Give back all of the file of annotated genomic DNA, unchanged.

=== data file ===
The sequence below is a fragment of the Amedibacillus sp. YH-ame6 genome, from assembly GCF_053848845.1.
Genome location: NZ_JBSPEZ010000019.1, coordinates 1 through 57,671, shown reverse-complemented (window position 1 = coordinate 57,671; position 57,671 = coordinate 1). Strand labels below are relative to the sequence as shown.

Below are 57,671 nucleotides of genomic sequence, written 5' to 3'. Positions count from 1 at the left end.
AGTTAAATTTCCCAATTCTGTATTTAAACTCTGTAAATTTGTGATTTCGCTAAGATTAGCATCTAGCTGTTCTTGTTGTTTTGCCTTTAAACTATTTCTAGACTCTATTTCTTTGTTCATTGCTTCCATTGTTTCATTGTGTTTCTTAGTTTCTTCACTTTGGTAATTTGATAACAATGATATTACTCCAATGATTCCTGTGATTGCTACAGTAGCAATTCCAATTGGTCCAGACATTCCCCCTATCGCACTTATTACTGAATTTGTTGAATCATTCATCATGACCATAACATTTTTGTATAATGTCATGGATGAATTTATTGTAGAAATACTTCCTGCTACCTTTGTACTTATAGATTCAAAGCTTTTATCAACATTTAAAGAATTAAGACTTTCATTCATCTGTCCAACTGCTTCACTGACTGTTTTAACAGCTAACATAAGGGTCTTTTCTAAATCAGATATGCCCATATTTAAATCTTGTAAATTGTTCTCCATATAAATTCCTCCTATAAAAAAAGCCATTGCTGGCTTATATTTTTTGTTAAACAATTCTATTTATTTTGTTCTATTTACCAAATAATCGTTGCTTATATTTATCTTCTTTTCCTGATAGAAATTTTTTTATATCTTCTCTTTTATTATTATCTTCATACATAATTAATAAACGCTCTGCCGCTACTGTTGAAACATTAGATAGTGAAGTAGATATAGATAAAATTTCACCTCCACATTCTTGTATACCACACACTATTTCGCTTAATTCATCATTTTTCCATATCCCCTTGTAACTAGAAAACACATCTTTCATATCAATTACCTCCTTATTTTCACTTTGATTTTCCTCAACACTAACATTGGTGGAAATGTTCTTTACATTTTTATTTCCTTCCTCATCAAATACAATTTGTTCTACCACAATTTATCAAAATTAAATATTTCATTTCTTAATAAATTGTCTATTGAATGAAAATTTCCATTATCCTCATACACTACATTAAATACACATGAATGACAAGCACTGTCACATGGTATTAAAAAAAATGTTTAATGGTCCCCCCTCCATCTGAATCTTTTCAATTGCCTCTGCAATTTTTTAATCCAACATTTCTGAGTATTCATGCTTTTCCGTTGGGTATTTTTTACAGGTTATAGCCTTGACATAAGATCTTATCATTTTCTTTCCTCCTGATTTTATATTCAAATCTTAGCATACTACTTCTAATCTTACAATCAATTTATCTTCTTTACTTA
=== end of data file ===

The sequence below is a fragment of the Amedibacillus sp. YH-ame6 genome, from assembly GCF_053848845.1.
Genome location: NZ_JBSPEZ010000019.1, coordinates 1 through 57,671, shown reverse-complemented (window position 1 = coordinate 57,671; position 57,671 = coordinate 1). Strand labels below are relative to the sequence as shown.

Below are 57,671 nucleotides of genomic sequence, written 5' to 3'. Positions count from 1 at the left end.
AGTTAAATTTCCCAATTCTGTATTTAAACTCTGTAAATTTGTGATTTCGCTAAGATTAGCATCTAGCTGTTCTTGTTGTTTTGCCTTTAAACTATTTCTAGACTCTATTTCTTTGTTCATTGCTTCCATTGTTTCATTGTGTTTCTTAGTTTCTTCACTTTGGTAATTTGATAACAATGATATTACTCCAATGATTCCTGTGATTGCTACAGTAGCAATTCCAATTGGTCCAGACATTCCCCCTATCGCACTTATTACTGAATTTGTTGAATCATTCATCATGACCATAACATTTTTGTATAATGTCATGGATGAATTTATTGTAGAAATACTTCCTGCTACCTTTGTACTTATAGATTCAAAGCTTTTATCAACATTTAAAGAATTAAGACTTTCATTCATCTGTCCAACTGCTTCACTGACTGTTTTAACAGCTAACATAAGGGTCTTTTCTAAATCAGATATGCCCATATTTAAATCTTGTAAATTGTTCTCCATATAAATTCCTCCTATAAAAAAAGCCATTGCTGGCTTATATTTTTTGTTAAACAATTCTATTTATTTTGTTCTATTTACCAAATAATCGTTGCTTATATTTATCTTCTTTTCCTGATAGAAATTTTTTTATATCTTCTCTTTTATTATTATCTTCATACATAATTAATAAACGCTCTGCCGCTACTGTTGAAACATTAGATAGTGAAGTAGATATAGATAAAATTTCACCTCCACATTCTTGTATACCACACACTATTTCGCTTAATTCATCATTTTTCCATATCCCCTTGTAACTAGAAAACACATCTTTCATATCAATTACCTCCTTATTTTCACTTTGATTTTCCTCAACACTAACATTGGTGGAAATGTTCTTTACATTTTTATTTCCTTCCTCATCAAATACAATTTGTTCTACCACAATTTATCAAAATTAAATATTTCATTTCTTAATAAATTGTCTATTGAATGAAAATTTCCATTATCCTCATACACTACATTAAATACACATGAATGACAAGCACTGTCACATGGTATTAAAAAAAATGTTTAATGGTCCCCCCTCCATCTGAATCTTTTCAATTGCCTCTGCAATTTTTTAATCCAACATTTCTGAGTATTCATGCTTTTCCGTTGGGTATTTTTTACAGGTTATAGCCTTGACATAAGATCTTATCATTTTCTTTCCTCCTGATTTTATATTCAAATCTTAGCATACTACTTCTAATCTTACAATCAATTTATCTTCTTTACTTA